The Pittsburgh Press (August 25, 1940)
PRESIDENTIAL NOMINEES GIVE LABOR VIEWS
Roosevelt Cites Record; Willkie for New Attitude In Washington
Washington, Aug. 24 (UP) –
President Franklin D. Roosevelt told the American Federation of Labor tonight that the New Deal’s labor record is a sufficient campaign promise, but Republican candidate Willkie asserted that if Mr. Roosevelt is re-elected, “we shall have government unions as in Nazi Germany.”
These views were expressed to The American Federationist, the AFL official magazine, which opened its pages to the replies of both candidates so that its members could study them.
Mr. Roosevelt wrote a letter to President William Green of the AFL.
Mr. Willkie wrote a signed article for The Federationist.
Roosevelt Hits Lip Service
Mr. Roosevelt wrote:
If anyone asks the question as to the future policy of the Administration toward labor, the answer is that we shall hold steadfastly to every advance gained and not permit present safeguards to be whittled away by yielding to the specious arguments of those whose lip service to labor is loud and eloquent before election, but whose ears are deaf to all appeals to justice the rest of the time.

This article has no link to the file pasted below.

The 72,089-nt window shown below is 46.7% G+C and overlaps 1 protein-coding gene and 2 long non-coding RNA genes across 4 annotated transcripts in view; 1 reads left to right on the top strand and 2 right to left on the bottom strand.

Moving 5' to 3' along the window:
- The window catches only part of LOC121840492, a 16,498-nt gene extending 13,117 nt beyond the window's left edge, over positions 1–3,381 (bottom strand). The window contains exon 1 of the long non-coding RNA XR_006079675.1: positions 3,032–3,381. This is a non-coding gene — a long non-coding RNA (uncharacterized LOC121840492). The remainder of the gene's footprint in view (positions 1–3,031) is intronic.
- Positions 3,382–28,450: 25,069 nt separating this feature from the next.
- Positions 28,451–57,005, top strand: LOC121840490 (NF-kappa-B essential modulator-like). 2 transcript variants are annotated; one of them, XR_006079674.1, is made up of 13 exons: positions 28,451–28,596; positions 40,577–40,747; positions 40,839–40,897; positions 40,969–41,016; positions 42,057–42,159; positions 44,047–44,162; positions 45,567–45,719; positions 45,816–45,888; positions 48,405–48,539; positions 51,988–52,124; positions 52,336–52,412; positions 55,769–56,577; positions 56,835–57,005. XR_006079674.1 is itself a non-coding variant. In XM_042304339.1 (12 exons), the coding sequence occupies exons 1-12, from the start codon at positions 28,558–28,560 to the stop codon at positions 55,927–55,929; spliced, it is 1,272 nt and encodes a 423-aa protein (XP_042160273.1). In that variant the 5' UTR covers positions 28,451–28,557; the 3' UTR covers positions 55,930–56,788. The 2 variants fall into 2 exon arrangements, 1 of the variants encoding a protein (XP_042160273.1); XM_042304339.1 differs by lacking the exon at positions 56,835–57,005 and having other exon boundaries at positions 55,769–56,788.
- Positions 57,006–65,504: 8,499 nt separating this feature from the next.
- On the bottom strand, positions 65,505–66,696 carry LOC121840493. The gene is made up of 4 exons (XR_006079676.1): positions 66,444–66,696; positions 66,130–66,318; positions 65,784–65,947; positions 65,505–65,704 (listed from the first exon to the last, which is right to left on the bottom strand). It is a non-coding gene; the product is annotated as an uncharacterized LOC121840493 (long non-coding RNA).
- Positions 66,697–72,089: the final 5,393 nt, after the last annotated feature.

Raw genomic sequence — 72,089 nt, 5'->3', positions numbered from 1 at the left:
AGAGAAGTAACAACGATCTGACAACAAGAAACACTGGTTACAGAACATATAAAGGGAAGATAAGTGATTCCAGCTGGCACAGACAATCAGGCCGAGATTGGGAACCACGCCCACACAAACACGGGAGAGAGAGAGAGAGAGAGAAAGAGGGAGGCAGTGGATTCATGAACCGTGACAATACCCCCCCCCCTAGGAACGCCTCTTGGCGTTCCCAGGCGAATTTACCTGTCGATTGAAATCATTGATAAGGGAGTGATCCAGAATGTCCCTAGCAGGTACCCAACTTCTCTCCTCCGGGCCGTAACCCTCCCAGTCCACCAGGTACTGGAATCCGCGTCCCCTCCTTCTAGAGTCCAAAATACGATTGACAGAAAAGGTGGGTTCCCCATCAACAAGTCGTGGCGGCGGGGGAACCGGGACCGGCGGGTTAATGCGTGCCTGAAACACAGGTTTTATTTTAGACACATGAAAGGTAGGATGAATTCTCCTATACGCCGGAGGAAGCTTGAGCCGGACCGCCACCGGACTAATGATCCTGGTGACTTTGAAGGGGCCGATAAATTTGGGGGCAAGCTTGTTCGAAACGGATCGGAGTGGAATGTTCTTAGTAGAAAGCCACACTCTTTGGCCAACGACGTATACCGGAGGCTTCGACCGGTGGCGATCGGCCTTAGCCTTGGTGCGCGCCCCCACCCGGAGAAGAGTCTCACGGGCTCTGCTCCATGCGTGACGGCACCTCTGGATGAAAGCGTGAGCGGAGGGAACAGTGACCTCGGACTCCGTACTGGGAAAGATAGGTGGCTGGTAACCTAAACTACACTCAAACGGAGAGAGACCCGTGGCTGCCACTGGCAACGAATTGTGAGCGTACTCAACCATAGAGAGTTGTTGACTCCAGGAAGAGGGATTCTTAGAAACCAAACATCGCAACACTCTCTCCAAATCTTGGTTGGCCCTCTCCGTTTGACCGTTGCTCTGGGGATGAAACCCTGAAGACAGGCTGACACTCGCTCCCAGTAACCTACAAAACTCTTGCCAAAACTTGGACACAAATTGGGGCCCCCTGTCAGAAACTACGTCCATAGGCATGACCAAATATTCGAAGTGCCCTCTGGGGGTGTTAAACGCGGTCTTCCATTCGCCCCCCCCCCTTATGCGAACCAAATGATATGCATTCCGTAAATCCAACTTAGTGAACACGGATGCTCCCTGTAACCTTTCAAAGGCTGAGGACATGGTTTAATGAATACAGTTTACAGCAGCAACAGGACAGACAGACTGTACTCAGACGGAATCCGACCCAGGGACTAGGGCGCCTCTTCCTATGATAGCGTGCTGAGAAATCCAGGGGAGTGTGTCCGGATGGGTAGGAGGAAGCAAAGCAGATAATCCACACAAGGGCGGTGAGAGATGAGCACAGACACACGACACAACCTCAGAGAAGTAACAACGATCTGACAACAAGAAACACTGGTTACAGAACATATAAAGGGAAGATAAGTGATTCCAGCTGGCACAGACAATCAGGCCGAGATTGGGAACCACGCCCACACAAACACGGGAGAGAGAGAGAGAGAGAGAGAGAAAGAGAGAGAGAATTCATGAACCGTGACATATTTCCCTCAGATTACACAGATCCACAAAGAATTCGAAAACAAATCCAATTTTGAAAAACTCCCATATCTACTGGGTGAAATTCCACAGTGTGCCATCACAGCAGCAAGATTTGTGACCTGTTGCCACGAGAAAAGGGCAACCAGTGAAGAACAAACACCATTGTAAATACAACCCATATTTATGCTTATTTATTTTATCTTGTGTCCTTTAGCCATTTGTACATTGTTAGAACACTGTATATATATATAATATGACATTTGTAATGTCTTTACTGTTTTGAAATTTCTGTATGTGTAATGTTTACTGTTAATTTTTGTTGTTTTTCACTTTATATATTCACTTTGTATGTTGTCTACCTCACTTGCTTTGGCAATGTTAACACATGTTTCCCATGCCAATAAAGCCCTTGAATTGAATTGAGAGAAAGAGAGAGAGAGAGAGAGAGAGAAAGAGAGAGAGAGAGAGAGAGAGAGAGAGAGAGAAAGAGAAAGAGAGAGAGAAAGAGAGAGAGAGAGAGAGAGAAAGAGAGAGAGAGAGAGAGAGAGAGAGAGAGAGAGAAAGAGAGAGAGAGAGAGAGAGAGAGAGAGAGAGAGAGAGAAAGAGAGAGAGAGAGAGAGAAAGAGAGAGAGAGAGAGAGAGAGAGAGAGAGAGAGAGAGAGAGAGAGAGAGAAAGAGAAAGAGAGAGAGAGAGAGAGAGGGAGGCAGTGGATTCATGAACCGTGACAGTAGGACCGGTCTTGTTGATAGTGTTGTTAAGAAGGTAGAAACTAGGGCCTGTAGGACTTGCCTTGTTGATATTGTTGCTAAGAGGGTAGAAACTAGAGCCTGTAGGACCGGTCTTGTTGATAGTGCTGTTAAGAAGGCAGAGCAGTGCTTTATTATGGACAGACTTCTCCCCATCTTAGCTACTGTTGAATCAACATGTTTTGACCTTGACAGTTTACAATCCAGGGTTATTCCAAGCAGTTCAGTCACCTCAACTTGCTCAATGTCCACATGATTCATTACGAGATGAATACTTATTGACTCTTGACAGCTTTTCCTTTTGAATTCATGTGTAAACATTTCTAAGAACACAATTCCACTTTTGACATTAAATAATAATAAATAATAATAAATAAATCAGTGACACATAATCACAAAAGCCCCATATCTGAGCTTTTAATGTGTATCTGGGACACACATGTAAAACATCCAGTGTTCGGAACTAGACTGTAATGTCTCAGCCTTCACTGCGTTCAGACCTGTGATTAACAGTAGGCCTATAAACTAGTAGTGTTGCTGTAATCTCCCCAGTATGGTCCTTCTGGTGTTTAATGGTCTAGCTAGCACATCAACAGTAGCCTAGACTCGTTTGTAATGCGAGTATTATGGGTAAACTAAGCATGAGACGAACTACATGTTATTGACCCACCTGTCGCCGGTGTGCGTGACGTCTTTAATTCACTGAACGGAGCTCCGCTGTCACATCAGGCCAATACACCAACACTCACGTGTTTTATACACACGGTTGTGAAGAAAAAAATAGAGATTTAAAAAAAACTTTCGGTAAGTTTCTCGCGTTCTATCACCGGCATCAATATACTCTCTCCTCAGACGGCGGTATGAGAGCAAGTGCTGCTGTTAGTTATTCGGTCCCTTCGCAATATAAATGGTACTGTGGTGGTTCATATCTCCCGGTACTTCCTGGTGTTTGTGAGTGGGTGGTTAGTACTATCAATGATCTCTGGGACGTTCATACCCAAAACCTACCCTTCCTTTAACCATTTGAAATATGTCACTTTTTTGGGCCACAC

This administration is willing to be judged – as to future policy – by past performance. The achievements of the Administration since 1933 shall be the witness to its good faith in the future.
Mr. Willkie wrote:
We must encourage production and make more jobs. But in that event it will be the role of organized labor, with proper support from the Government, to see to it that the progress of the last 35 years, in wages and hours, is retained and even carried further.
In 1939, the private payrolls of American industry were 12.5 billion less than in 1929. All of this and more must be recaptured by labor as prosperity returns. But it can only be done by the recovery of prosperity.
Says Strife Is Wrong Route
This cannot be accomplished through strife and bloodshed. It can and must be accomplished through collective discussion of mutual problems around a tab le. One of the greatest advances of recent years has been a growing awareness, on the part of employers, of labor’s rights in this regard. Also it seems to me that the leadership of American labor is developing a new, important sense of obligation to society as a whole.